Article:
Monthly Archives: April 2012

The Meaning of Good

What is the meaning of “good”?

That’s a question I’ve been struggling a little with lately. I’m not concerned with “good” in a moral sense, that question has its own difficulties. I’m just talking here about “good” as in “that was a good book I read.” Or “that was a good movie.” So, okay, this is a subjective thing. You either like something or you don’t. If you like it, it’s good, if you don’t like it, it’s bad.

Hold on. That’s overly simplistic! There are some things I like more than others. That doesn’t mean some of them are all good and some are all bad. There’s a spectrum. Some things can’t even be called good or bad; they’re just “okay.” So there’s a region on the spectrum where things are bad, and a region where they are good and an area where maybe they’re just okay. I can even assign a number from 1 to 10 or 1 to 5 indicating how good I think something is.  I can assign a rating, and so can anybody else. Putting a large number of ratings together into an average, then can give an indication of  how good something is to most people.

Okay, but, let’s face it. Most people are idiots. All of us have probably felt the frustration of not liking something that was extremely popular. In my experience almost every book or movie that made it big had some major flaws in it. Lord of the Rings was full of unneeded exposition and involved a long trek that could have been avoided with much less bloodshed if Gandalf had pulled out the rocs earlier. The system of magic in the Harry Potter universe has no logic to it. Curses and other bad magic things happen, and then other people poof it away.  There doesn’t seem to be any explanation as to why some things work and some don’t, which is fine in a fun YA romp, but becomes a bit frustrating when situations become more dire. How fast, for example, does an avra kadavra shot fly from a wand? Is it instantaneous or can the victim dodge? Is there another spell that can block it? When Voldemort and Harry are dueling with their wands, what governs who beats whom? Is it sheer will? Is there some skill or strategy involved?  In the Twilight books you have sparkly vampires. The Hunger Games is has a scene or two where someone is about to commit suicide. You might disagree with me on some of these problems or that they’re problems at all, but the point is that, assuming for the moment that these issues exist, why are these books popular when there are other books that don’t have these problems that no one seems to know about?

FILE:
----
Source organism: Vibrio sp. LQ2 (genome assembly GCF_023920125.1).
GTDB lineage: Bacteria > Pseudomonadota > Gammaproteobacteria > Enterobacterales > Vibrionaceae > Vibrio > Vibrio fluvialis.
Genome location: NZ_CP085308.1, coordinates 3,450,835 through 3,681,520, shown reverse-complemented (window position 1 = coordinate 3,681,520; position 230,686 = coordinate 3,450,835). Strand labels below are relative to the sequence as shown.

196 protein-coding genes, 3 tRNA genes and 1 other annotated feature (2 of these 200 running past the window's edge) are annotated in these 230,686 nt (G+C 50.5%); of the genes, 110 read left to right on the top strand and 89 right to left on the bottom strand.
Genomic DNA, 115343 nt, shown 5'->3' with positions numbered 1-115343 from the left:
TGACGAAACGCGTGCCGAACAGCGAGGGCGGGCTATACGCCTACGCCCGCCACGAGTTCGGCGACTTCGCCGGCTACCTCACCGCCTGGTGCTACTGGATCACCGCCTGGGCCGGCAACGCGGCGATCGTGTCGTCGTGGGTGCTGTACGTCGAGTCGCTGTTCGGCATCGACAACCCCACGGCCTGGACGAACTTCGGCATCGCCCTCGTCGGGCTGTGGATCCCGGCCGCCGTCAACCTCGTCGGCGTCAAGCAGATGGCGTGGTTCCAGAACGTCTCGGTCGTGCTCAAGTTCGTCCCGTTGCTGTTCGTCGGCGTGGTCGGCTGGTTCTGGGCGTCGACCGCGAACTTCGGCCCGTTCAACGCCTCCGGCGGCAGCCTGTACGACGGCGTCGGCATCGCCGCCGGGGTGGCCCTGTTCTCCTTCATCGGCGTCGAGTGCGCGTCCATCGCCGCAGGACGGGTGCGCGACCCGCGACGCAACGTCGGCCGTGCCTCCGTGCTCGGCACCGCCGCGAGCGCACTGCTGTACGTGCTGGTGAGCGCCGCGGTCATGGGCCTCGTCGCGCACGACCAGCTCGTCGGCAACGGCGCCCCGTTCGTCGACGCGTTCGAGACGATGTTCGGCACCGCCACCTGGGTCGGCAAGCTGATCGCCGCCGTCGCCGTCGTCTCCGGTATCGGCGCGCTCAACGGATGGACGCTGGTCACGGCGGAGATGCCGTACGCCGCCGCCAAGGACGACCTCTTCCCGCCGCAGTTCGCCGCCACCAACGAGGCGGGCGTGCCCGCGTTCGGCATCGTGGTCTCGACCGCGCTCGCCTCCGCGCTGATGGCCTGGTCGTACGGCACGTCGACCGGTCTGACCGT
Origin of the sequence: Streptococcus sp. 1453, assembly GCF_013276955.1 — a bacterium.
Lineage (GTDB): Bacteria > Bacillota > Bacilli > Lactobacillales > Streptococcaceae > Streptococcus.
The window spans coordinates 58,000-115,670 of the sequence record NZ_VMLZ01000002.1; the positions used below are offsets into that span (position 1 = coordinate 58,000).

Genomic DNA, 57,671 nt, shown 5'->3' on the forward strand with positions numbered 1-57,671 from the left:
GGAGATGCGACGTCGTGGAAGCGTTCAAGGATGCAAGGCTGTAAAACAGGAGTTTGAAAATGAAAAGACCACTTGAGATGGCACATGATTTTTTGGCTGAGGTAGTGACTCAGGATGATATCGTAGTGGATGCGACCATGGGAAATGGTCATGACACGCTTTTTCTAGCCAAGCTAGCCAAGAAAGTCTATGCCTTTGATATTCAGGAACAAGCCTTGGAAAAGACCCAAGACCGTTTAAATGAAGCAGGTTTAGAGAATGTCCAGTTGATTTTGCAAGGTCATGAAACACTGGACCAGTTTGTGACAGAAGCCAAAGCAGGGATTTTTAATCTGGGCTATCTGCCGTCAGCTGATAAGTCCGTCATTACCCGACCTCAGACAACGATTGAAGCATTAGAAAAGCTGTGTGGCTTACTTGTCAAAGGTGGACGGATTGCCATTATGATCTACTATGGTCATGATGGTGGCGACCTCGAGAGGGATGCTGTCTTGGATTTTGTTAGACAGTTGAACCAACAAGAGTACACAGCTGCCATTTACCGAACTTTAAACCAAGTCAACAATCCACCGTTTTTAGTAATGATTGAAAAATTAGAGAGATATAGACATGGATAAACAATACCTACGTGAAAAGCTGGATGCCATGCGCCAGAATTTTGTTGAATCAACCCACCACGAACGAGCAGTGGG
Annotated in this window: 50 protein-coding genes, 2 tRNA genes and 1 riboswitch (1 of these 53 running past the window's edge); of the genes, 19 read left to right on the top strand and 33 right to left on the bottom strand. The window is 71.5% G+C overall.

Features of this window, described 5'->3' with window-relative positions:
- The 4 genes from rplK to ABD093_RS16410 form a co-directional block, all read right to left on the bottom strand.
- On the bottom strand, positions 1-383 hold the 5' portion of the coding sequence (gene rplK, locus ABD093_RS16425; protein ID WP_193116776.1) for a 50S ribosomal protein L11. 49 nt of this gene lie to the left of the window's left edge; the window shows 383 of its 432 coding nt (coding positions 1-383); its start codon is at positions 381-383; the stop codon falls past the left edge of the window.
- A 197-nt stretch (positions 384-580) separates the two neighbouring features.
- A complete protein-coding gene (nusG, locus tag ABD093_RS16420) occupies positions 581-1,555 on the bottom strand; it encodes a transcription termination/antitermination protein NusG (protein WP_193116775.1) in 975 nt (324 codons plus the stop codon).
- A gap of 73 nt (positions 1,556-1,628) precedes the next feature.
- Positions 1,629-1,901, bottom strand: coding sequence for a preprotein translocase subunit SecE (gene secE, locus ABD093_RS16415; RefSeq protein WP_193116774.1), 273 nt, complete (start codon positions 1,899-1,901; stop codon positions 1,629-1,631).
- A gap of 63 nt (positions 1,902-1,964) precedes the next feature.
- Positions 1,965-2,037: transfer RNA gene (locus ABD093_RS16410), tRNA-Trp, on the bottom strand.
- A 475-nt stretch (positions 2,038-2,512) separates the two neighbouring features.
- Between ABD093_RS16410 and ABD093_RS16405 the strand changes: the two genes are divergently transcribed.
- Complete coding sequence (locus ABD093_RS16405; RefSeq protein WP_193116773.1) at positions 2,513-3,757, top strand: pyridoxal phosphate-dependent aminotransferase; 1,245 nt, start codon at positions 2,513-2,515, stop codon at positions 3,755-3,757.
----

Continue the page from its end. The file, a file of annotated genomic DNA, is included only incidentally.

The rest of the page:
Okay, so maybe it’s a matter of luck. Maybe some of the authors had good publicists or the right people read the work and liked it. Maybe I’m a weirdo and these problems don’t really exist. Then again, it could be that the factors that govern whether something is popular are different from those that govern whether something is good.

Hold on a second. That seems obvious, but if you can’t figure out what is good based on popularity how can you tell if it’s good or not at all? We’re back to saying it’s subjective. We tried that line of thought already, but maybe we can come at it from a different angle. Everyone has different criteria for judging things. Some people like Rap. Some people like Rock and Roll. It’s a matter of taste. Okay but there are bad Rap songs and bad Rock and Roll songs and people disagree there too.

So even the people who agree, disagree? Does the word “good” even have a meaning? We’re beginning to veer into postmodernism. The only reason any word has meaning is because a sizable group of people have agreed that a given collection of symbols or sounds should mean a set thing.  If no one can agree what is good and what isn’t, how can anyone be sure what the word means?

Complicating the issue further,  generally people like things that are original. In order for the public to think something is good, that thing must change public opinion in some way.  So you can’t say that just because something falls in line with what the rest of the public usually thinks is good, that the public is going to like it.

Lifted from

So if you’re a creator of some work, how can you judge whether it is good or not? Your own enjoyment may have been in the act of creating the work itself, and furthermore you might run counter to the popular ideals of your time. If you are sure that no one else will appreciate it, then you can keep it to yourself and move on to some more pedestrian project when and if you want to make money. How can you tell if what you’ve done is good in a more universal sense though? I don’t really know, of course, but I feel obligated to come up with some answer, and I think it might be that you have to be true to your own idea of good, but provide a bridge to the popular idea of good.

Maybe you’re in a world where everyone loves dogs and hates cats, and you love cats. Maybe you write a story about a dog that befriends a cat. Or maybe you make art with dogs and cats getting along. I don’t know. The idea probably falls apart if you try to think of making something truly abhorrent, like killing children, popular.

Oh wait…what’s The Hunger Games about again?


(I actually liked the Hunger Games BTW. I’m just making a point)